Because of these factors, some streetcar companies began going into bankruptcy as early as the 1920s, when they were still their cities' dominant mode of transportation. Huge costs and the falling value of fares forced them to cut back on service, steadily pushing people to the convenient, increasingly affordable automobile.Easier to demonize the traction magnates and subject them to regulation. But perhaps the development of personal transit will undo any transportation company. Note that the jitney operators who sold seats in their automobiles had to be regulated as taxi companies, and with smart 'phones, jitney operators don't have to cruise the streetcar routes to find riders.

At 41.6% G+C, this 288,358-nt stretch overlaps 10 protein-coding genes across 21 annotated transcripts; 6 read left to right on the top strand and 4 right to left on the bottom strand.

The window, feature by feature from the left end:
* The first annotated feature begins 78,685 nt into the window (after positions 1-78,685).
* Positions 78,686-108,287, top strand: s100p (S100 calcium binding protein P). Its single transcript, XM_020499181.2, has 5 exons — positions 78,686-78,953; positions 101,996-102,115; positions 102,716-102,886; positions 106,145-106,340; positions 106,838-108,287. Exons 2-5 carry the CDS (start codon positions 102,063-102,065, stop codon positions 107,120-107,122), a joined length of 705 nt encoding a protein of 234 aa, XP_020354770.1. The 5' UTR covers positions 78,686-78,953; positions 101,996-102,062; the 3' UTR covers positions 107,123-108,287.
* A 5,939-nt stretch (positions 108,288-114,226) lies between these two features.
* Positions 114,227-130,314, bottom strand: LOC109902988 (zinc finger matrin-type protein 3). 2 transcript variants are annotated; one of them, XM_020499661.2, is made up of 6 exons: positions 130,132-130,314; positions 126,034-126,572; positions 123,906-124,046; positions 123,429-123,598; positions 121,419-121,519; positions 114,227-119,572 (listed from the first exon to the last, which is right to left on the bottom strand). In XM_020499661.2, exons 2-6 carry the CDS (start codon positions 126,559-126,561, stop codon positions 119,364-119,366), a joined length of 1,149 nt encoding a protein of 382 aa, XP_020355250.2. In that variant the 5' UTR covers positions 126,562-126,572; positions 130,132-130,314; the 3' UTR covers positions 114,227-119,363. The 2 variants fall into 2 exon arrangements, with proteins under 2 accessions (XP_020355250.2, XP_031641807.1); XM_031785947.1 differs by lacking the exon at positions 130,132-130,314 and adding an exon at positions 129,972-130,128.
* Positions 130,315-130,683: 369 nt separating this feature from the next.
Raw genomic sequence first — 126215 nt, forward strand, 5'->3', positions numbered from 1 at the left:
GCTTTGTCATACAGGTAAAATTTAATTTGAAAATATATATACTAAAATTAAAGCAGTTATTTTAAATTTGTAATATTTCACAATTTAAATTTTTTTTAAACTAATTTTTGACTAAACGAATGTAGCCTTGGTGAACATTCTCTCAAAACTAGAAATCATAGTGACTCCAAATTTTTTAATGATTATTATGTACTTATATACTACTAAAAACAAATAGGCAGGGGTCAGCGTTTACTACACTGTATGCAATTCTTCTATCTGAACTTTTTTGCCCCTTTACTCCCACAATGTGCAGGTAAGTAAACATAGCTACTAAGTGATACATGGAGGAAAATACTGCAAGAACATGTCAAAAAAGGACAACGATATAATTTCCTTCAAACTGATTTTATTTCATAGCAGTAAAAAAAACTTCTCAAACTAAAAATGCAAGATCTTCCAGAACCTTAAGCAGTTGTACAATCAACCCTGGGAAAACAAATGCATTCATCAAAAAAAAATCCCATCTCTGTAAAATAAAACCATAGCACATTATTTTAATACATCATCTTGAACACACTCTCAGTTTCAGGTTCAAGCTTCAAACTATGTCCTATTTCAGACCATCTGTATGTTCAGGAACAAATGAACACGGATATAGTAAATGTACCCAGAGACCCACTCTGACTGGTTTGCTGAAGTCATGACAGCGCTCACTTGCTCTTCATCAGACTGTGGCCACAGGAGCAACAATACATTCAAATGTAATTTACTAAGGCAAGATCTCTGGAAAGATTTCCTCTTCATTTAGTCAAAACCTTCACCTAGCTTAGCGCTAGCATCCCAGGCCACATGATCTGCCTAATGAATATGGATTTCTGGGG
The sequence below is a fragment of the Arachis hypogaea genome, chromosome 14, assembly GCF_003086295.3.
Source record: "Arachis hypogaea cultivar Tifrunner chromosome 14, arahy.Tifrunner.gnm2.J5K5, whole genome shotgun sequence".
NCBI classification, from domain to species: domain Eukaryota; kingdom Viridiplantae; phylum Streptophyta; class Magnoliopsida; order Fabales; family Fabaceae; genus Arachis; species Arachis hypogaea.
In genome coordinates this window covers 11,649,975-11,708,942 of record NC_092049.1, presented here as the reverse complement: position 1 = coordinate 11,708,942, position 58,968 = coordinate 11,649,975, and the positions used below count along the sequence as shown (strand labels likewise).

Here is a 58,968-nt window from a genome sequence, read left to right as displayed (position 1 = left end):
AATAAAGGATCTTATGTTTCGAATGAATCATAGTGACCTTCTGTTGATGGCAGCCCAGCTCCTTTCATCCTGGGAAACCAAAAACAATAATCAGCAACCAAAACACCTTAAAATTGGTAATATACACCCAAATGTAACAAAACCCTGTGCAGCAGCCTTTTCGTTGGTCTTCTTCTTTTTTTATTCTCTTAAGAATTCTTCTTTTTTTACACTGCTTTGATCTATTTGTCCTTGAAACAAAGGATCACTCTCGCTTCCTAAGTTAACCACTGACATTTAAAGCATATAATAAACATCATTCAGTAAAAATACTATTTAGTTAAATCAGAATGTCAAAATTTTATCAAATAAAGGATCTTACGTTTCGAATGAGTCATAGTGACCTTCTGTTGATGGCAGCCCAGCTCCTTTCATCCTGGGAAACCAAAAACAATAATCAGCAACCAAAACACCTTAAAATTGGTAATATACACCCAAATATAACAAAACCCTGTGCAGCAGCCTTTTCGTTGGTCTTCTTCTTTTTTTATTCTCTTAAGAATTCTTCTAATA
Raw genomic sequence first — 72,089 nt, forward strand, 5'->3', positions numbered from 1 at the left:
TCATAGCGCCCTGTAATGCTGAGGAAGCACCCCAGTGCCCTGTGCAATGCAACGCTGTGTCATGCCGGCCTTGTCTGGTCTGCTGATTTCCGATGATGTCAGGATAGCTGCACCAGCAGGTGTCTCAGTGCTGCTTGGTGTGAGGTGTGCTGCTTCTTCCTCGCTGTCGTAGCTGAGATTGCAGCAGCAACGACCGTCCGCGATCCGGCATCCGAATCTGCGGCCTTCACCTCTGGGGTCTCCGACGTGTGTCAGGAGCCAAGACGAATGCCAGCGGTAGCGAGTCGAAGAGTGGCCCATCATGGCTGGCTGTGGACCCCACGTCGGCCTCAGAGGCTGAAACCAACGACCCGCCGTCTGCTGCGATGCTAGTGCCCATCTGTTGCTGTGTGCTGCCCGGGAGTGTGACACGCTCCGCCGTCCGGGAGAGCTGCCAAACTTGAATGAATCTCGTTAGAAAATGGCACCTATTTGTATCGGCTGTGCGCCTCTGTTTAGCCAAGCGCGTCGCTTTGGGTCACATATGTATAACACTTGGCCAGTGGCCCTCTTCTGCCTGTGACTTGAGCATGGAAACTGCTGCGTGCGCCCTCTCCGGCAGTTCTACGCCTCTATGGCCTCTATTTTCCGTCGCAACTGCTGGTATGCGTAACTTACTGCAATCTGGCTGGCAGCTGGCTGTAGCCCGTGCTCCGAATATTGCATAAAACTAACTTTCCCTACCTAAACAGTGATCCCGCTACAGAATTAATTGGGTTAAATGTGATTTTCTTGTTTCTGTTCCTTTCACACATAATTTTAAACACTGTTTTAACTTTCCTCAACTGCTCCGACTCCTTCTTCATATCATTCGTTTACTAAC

As they fought to stay alive during the Great Depression, many companies invested in buses, which were cheaper and more flexible. Initially they operated mainly as feeder systems to bring commuters to the end of lines, but as time went on, they began to replace some lines entirely.
That wasn't enough to save most of these companies, especially as city, state, and federal governments pumped more and more money into roads.
To the usual list of reasons, add government complicity in creating the suburbs, and a related Vox essay suggests that transit systems are part of the Welfare State, not necessarily for all citizens in the same way schools or libraries might be.